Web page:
Proposals before Congress to create a new, sub 3-GHz spectrum band for unlicensed, such as a new band in the TV UHF band dedicated to unlicensed, put the emphasis in the wrong place.  New radio ecosystems, even in favorable circumstances, can take a decade or more to develop, leaving spectrum unused at a time when the licensed mobile industry has an acute demand for it.  Whether a new unlicensed ecosystem could successfully develop in the UHF band is anybody’s guess.

Of equal importance, clearing spectrum below 3 GHz for unlicensed  excludes one use (licensed mobile) in favor of another  (unlicensed).  Contrast that to unlicensed use at 5 GHz, where existing federal users remain, unlicensed devices operate on spectrum that would otherwise remain idle, and everyone benefits from more intensive use of the radio spectrum.  To Cisco, shared spectrum use, building off the  existing ecosystem at 5 GHz, presents the most compelling vision for unlicensed.

Movement on Free Trade

Cisco is pleased that the White House announced yesterday that it submitted to Congress the implementing legislation for pending free trade agreements with Korea, Colombia and Panama.  Cisco supports Congressional passage of the bills – along with legislation to renew the Trade Adjustment Assistance program – in a few short weeks.

As described previously, we expect implementation of the agreements to increase market access for Cisco products and services in these rapidly-growing markets.

Cisco Welcomes Congressional Action on Free Trade

Cisco welcomes Senate Finance Committee Chairman Max Baucus’ (D-MT) announcement yesterday that the Committee intends to move legislation to implement pending U.S. free trade agreements with South Korea, Colombia and Panama, as well as to renew Trade Adjustment Assistance. Cisco also appreciates the bipartisan approach taken by Committee’s Ranking Member Orin Hatch (R-UT), who has been instrumental in helping build consensus and create momentum in Congress to pass these agreements. As I’ve indicated in previous posts, Cisco supports Congressional passage of trade agreements as soon as possible, and we expect implementation to increase market access in these growing markets.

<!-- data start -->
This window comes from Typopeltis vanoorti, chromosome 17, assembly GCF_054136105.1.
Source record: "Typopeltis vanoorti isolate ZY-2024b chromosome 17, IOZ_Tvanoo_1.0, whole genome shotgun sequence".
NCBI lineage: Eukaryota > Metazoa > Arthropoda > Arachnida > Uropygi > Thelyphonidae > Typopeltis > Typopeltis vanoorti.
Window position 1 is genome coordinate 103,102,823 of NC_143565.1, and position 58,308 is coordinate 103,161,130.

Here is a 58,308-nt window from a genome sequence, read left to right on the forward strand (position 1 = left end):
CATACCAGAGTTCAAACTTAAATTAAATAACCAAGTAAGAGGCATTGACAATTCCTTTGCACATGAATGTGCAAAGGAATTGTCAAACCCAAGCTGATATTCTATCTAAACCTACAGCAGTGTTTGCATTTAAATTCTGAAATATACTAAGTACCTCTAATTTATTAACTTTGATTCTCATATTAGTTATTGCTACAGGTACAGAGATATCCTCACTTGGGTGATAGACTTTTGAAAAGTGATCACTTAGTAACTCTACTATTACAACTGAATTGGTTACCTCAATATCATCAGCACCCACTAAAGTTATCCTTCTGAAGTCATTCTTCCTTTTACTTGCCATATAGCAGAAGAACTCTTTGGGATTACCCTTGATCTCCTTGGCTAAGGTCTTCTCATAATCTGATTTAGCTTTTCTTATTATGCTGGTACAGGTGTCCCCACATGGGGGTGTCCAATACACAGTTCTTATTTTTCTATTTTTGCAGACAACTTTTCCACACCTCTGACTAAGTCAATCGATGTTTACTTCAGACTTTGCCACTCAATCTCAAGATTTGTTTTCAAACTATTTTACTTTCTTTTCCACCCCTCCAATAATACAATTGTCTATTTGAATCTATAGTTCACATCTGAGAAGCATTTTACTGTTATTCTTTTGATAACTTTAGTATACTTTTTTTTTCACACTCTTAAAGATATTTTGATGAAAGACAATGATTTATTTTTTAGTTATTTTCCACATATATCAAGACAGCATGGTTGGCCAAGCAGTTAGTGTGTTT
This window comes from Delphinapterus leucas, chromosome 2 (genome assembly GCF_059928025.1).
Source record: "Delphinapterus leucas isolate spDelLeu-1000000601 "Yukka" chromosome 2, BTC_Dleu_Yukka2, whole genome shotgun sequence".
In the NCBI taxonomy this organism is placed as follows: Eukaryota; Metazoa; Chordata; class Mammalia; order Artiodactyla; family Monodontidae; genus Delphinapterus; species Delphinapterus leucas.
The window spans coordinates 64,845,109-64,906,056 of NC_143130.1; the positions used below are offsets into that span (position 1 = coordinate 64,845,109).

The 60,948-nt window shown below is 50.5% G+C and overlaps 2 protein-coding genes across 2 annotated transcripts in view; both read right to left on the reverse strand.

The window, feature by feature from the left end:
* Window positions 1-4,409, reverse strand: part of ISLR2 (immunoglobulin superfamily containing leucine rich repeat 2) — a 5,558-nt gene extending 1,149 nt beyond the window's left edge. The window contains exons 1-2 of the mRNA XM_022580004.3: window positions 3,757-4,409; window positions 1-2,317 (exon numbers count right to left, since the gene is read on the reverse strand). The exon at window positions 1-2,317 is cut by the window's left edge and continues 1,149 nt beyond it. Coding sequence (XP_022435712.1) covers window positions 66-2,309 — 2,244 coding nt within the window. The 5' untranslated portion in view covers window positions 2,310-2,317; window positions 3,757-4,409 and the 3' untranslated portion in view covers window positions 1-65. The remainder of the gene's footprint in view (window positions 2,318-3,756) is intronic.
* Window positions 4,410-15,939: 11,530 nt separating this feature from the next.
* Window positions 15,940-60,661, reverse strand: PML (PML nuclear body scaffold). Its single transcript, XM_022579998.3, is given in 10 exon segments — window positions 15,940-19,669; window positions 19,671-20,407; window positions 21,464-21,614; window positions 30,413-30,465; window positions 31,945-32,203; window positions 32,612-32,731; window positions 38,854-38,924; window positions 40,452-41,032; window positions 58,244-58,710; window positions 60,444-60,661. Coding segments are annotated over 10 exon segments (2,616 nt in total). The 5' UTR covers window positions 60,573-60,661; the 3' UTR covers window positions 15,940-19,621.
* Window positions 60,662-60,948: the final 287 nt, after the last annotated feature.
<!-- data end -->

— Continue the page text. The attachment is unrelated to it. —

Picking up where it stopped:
Coming to Grips with the Coming Spectrum Crisis in the United States

For all of you who rely on your smartphone, tablet or laptop, your elected representatives have given you  something to cheer about. Mobile data traffic is projected by Cisco to grow 21 times between 2010 and 2015, from about 45 petabytes per month to over 900 petabytes per month.  All those “bytes” need radio spectrum – and lots of it.  More spectrum than is available today.  And more spectrum than what the US government can provide based on current inventories.

The Senate Commerce Committee looked the mobile future in the face and today approved Senator Jay Rockefeller’s (D-WV) and Senator Kay Bailey Hutchinson’s (R-TX) bill to make available significant new spectrum for commercial wireless networks (both licensed and unlicensed) and for public safety.  While there is likely to be a long and winding road before Congress sends a spectrum bill to the White House, a committee vote is an important milestone in moving from policy ideas to concrete legislation.

The Senate Commerce Committee’s action today, if it becomes law, would open a minimum of 84 MHz, and quite possibly more, spectrum for licensed carrier use in spectrum now assigned to broadcast television.  It would also require the FCC and the National Telecommunications and Information Agency to consider opening an additional 120 MHz of spectrum in the 5 GHz band – now increasingly used for Wi Fi.  Public safety would get more spectrum, too, from a 10 MHz piece of spectrum previously assigned to commercial uses but not auctioned.

Is all this spectrum really necessary? Yes.  With demand soaring at unprecedented rate, carriers are increasingly offloading data traffic to Wi Fi.  The wireless technologies that are used to deliver broadband access require broad blocks of spectrum to work efficiently.  More spectrum provides a path forward for innovation – for newer, faster and better devices and applications.  And the action helps each of us in our daily lives – more spectrum will be a huge help in avoiding future congestion so that we can enjoy all those powerful (and fun!) devices and applications.

Cisco joined with the tech industry to advance this legislation, and we will continue to champion the cause of more spectrum as the bill continues to wind its course through Congress.